Anat Yacoby, Gabi Zeilig, Harold Weingarden, Ronit Weiss, Debbie Rand; Feasibility of, Adherence to, and Satisfaction With Video Game Versus Traditional Self-Training of the Upper Extremity in People With Chronic Stroke: A Pilot Randomized Controlled Trial. Am J Occup Ther 2019;73(1):7301205080p1-7301205080p14. doi: 10.5014/ajot.2019.026799.
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© 2019 American Occupational Therapy Association
OBJECTIVE. We compared the feasibility of, adherence to, and satisfaction with a newly developed upper extremity (UE) self-training protocol using commercial video games with a traditional self-training program for people with chronic stroke.
METHOD. Twenty-four participants with mild to moderate UE weakness were randomized to a video game (n = 13) or traditional (n = 11) self-training program. Participants were requested to train 60 min/day, 6×/wk. During the 5-wk self-training program and 4-wk follow-up, participants documented their self-training time and rated their perceived enjoyment and exertion.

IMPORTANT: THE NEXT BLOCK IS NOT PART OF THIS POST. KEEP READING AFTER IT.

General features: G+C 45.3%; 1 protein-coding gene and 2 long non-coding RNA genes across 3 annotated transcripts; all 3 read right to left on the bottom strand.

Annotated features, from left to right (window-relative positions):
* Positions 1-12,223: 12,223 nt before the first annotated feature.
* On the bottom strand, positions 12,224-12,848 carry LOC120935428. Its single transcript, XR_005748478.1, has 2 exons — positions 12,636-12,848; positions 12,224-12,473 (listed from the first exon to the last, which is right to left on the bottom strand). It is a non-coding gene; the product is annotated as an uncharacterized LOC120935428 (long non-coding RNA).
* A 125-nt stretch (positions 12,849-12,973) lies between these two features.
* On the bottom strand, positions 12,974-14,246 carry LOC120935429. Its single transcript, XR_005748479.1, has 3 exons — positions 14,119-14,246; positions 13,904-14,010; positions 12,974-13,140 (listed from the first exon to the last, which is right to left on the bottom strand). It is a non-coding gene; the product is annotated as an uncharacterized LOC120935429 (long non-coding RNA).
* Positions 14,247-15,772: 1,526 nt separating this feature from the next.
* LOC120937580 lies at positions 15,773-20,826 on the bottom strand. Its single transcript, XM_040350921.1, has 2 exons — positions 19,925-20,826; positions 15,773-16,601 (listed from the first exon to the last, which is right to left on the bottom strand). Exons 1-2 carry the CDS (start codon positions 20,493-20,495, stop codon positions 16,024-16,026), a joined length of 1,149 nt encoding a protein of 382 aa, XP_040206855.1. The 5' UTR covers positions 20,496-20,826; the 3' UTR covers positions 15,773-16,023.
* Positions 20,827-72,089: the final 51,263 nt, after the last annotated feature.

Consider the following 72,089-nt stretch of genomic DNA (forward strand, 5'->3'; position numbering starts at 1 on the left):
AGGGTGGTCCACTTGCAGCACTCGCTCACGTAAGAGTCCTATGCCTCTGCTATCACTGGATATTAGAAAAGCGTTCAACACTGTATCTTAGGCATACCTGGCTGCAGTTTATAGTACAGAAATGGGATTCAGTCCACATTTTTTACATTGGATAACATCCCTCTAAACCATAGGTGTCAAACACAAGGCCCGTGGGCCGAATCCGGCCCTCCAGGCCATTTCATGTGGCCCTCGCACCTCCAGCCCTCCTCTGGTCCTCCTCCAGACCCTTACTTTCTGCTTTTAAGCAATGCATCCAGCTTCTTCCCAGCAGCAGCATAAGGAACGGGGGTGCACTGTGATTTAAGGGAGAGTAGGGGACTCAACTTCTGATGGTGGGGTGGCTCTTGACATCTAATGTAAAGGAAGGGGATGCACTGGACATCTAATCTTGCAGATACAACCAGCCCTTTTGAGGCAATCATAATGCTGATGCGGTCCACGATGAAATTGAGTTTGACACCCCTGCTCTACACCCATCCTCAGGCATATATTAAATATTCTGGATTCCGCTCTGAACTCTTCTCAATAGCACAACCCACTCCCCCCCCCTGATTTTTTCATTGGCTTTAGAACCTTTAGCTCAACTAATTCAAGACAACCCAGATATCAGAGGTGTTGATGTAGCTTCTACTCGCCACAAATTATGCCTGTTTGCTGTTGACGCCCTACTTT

RESULTS. Eleven participants completed video game training; 9 completed traditional self-training. During the follow-up period, 8 participants (72.7%) continued the video game training, and 4 (44.4%) continued traditional training. Perceived enjoyment, satisfaction, and benefit for UE improvement were relatively high.
CONCLUSIONS. Participants demonstrated high adherence to and satisfaction with both self-training programs. More participants continued to play video games after the intervention, indicating its potential to maintain ongoing activity.
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